Today I listened to the official interview (by Gay Haldeman) of GoH Barbara Hambly, who talked about her preference for mysteries, her disciplined work schedule, her take on vampires (not the soft and romantic ones currently in vogue), and her favorites of her own books -- Traveling with the Dead
, Bride of the Rat God
, and the upcoming Civil War novel that will be published next year.
A panel on the best fantasies of the last 20 years [perhaps modeled on the similar SF panel at Denvention? though they didn't say so] included Ginjer Buchanan (Ace and Roc), Tom Doherty (Tor), Jim Minz (Baen), Beth Meacham (Tor), and moderator Liz Scheier (Del Rey), naming their favorites, round-robin fashion: Orson Scott Card's Alvin Maker series, Jordan's Wheel of Time, Martin's Game of Thrones
, Kay's Summer Tree
, Kim Harrison's novels (a gateway drug for readers who don't ordinary read fantasy, said Liz Scheier), Gaiman's American Gods
, Steven Erikson's Malazan series, J.K. Rowling (of course), Holly Black, and on and on -- oops, and don't forget Terry Pratchett.
This evening's big event was the traditional mass autograph party, with cash bars and free dessert munchies provided in the hallways while inside a couple hundred writers and artists and editors sat signing books.
In between and after these events I explored some nearby streets of downtown Calgary, worked out at the gym on the 18th floor (absolutely empty besides myself), had dinner across the street at Milestones, and hung out in the hotel bar until last call (an early 11:30)... then came up to the room to post the new November banner ads on the website, set up and post the IHG award winners, and write this blog.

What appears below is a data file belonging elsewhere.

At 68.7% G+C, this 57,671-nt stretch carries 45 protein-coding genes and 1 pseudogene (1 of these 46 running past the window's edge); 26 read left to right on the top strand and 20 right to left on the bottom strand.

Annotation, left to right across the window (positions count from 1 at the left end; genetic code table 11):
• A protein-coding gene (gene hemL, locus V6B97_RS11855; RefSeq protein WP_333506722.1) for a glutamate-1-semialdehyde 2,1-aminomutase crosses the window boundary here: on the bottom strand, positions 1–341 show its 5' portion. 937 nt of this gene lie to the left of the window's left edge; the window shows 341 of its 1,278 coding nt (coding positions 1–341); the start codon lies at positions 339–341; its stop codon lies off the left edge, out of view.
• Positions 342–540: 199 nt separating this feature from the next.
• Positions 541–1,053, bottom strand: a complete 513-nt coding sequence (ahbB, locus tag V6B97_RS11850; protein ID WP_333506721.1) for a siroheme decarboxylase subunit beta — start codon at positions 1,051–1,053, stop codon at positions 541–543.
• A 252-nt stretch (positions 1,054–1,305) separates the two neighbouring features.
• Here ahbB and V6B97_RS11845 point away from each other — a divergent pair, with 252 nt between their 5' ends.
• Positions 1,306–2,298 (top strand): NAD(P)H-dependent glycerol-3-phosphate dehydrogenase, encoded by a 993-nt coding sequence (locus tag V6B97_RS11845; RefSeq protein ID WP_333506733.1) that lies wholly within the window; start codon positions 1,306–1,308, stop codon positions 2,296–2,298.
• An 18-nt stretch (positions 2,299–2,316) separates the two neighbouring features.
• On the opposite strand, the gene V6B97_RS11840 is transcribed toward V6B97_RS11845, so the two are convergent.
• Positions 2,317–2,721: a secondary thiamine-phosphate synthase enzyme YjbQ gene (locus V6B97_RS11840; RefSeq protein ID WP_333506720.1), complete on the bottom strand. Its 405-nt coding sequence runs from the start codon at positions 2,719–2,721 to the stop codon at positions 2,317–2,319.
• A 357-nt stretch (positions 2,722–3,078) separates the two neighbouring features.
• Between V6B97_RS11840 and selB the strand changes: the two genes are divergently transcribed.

Oh, and I also finished a book -- which I hadn't quite finished on the plane ride up here. K.J. Parker's The Company
, published by Orbit, quite brilliant in several ways -- an absorbing, well-written, suspenseful story of five war veterans who buy an island to colonize and build peaceful lives on, until complications ensue and secrets from their pasts are revealed. It's masterfully plotted, alternating present scenes with flashbacks that reveal character dispositions and some of those secrets before you realize they're secrets, and Parker, whoever he/she is (it's known Parker is a pseudonym, but not for who), seems amazingly well-informed about such things as how medieval armies fought with pikes, how to build a boat from trees, how to smelt gold on a beach, and so on. ...The big reservation I have, given the context of reading 'fantasy' novels, is that it's not fantasy in any significant way whatsoever. The setting is fictitious, the names exotic without evoking any particular historical culture, and a couple philosophical principles are referred to under imaginary names (Anathem
-like); e.g., Proiapsen's Law is this world's name for what we know as the Pythagorean theorem. So... this is an alternate universe? Or does it matter? The *story* could just as well be set in the historic, medieval European world. I'm not sure what is gained by the thin fantasy overtones, except perhaps to attract more readers -- which would not be a bad thing. Fantasy or not, it's one of the best novels I've read this year.